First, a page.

Higgins sobs in clash with Lehrmann lawyer

Bruce Lehrmann is suing Network 10 and Lisa Wilkinson in the Federal Court. Picture: NCA NewsWire / Max Mason-Hubers

WARNING: Graphic content.

Brittany Higgins has angrily and tearfully clashed with Bruce Lehrmann’s lawyer as she conceded she had given incorrect accounts about certain events surrounding her alleged sexual assault in Parliament House, a court has heard.

Ms Higgins returned to the witness stand for a third day on Thursday, appearing as a star witness for Network 10 and journalist Lisa Wilkinson in their defamation battle with former political staffer Bruce Lehrmann.

Mr Lehrmann is suing Ms Wilkinson and the broadcaster over her interview with Ms Higgins on the Project in February 2021 in which she alleged she was raped in Parliament House.

Mr Lehrmann has consistently denied the allegations that he had sexually assaulted Ms Higgins in the office of Senator Linda Reynolds in the early morning of March 23, 2019.

According to his version of events, after a night of drinking with Ms Higgins and other colleagues, they both went back to Parliament House.

He says that they went in opposite directions and spent 30 to 40 minutes writing ministerial briefing notes before leaving and that never saw her again that morning after they entered together.

Brittany Higgins became tearful during a clash with Bruce Lehrmann’s barrister leaves the Federal Court today after giving evidence. Picture: NCA NewsWire / David Swift
Brittany Higgins took the stand again on Thursday. Picture: NCA NewsWire/ Adam Yip


The court heard that Ms Higgins had told a police officer, during an initial informal interview, that she had seen a doctor after the alleged sexual assault.

“I 100 per cent acknowledge that is a lie and I know, I wasn’t coping at the time and I just wanted to say the thing that people wanted to hear, I wasn’t looking after myself,” Ms Higgins said during cross examination by Mr Lehrmann’s barrister, Steve Whybrow SC.

She also made similar suggestions to her boss in Senator Reynolds’ office, Fiona Brown, and ex-boyfriend Ben Dillaway, the court heard.

“The reason you didn’t go to a doctor like you’d told Mr Dillaway, and like you indicated to Ms Brown that you were going to do, and like you told the police that you had, was because you hadn’t actually been sexually assaulted the week before,” Mr Whybrow said.

“That’s incorrect, I didn’t have a support system, I was by myself in Canberra, I had no one around me, I was so scared,” Ms Higgins said as she broke down in tears.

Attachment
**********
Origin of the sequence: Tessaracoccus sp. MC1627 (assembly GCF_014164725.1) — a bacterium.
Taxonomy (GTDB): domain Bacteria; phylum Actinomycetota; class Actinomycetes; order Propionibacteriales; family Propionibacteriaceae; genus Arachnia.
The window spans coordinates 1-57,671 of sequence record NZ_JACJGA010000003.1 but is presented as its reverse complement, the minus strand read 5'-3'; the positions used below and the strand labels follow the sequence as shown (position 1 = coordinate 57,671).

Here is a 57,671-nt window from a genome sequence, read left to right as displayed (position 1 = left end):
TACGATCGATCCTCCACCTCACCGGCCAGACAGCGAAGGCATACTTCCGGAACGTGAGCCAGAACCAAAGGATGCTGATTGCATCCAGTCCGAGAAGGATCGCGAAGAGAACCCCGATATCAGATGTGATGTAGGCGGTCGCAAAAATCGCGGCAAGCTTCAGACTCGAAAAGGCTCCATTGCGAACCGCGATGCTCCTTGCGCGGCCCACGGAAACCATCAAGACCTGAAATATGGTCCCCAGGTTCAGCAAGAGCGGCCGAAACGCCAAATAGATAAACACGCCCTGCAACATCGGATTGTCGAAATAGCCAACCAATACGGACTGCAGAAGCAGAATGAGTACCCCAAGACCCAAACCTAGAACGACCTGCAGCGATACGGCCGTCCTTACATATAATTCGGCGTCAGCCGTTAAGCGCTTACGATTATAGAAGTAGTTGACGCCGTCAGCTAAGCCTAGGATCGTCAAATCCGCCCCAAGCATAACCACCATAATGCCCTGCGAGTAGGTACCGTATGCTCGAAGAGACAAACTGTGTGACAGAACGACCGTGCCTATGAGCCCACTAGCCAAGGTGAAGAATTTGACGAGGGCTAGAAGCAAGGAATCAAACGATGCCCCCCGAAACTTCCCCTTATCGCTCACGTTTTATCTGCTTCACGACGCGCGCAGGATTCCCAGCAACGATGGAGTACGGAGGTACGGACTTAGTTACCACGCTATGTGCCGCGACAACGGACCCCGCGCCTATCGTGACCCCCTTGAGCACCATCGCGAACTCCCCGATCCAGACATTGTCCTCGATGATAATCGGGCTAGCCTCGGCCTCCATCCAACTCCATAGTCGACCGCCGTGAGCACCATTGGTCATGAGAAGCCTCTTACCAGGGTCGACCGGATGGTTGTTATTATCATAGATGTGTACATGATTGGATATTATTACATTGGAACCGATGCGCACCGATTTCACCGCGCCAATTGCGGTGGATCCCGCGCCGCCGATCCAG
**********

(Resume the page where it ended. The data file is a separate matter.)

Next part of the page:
Shortly after, Ten’s barrister Dr Matt Collins KC asked to take a break due to concerns for Ms Higgins’ welfare.

Ms Higgins also earlier rejected suggestions that she fabricated to save her job after being found in the minister’s office after hours.

Bruce Lehrmann has denied having any sexual contact with Brittany Higgins. Picture: NCA NewsWire/Adam Yip.


Under cross examination from Mr Whybrow SC, Ms Higgins on Thursday told the court that she “absolutely” accepted that she gave incorrect evidence during Mr Lehrmann’s trial in the ACT Supreme Court last year.

Ms Higgins told the court that she made incorrect claims about the state of her dress when she woke up the morning of the alleged sexual assault.

The court heard that in a transcript of her draft book she wrote that after the alleged sexual assault, she woke up with her dress scrunched up, hanging loosely around her waist.

However that is contradicted by the evidence of a security guard, given during Mr Lehrman’s criminal trial, who said Ms Higgins was found naked in the minister’s office.

“In relation to this account that you’ve written in your draft book, you accept that what you’re indicating there was that you woke up with your dress around your midsection.

“The confidence with which I wrote that was incorrect,” Ms Higgins said.

The court heard she made similar claims during a five-hour pre-interview chat with Ms Wilkinson and a The Project producer, which was played to the court on Thursday.

“You were giving very specific details of your recollections at that time as to where the dress was,” Mr Whybrow asked.

“Yes I was,” Ms Higgins said.

“Are you telling his honour that those recollections were not reliable,” Mr Whybrow asked.

“That’s true, I thought it was on my waist, I was incorrect, I didn’t know where the dress was,” Ms Higgins said.

“I thought it was on my waist because I don’t remember putting it on the next day. So I deduced it was still on.”

Mr Lehrmann’s barrister, Steve Whybrow SC (left) grilled Ms Higgins on inconsistencies in her evidence about some events relating to the alleged incident. Picture: NCA NewsWire / David Swift

The court heard that during her chat with Ms Wilkinson she also alleged that Mr Lehrmann had removed her underwear.

However she has in later versions of events said that she was not wearing underwear that night.

Ms Higgins told the court on Thursday that she was “too embarrassed” to tell Ms Wilkinson she wasn’t wearing underwear that night.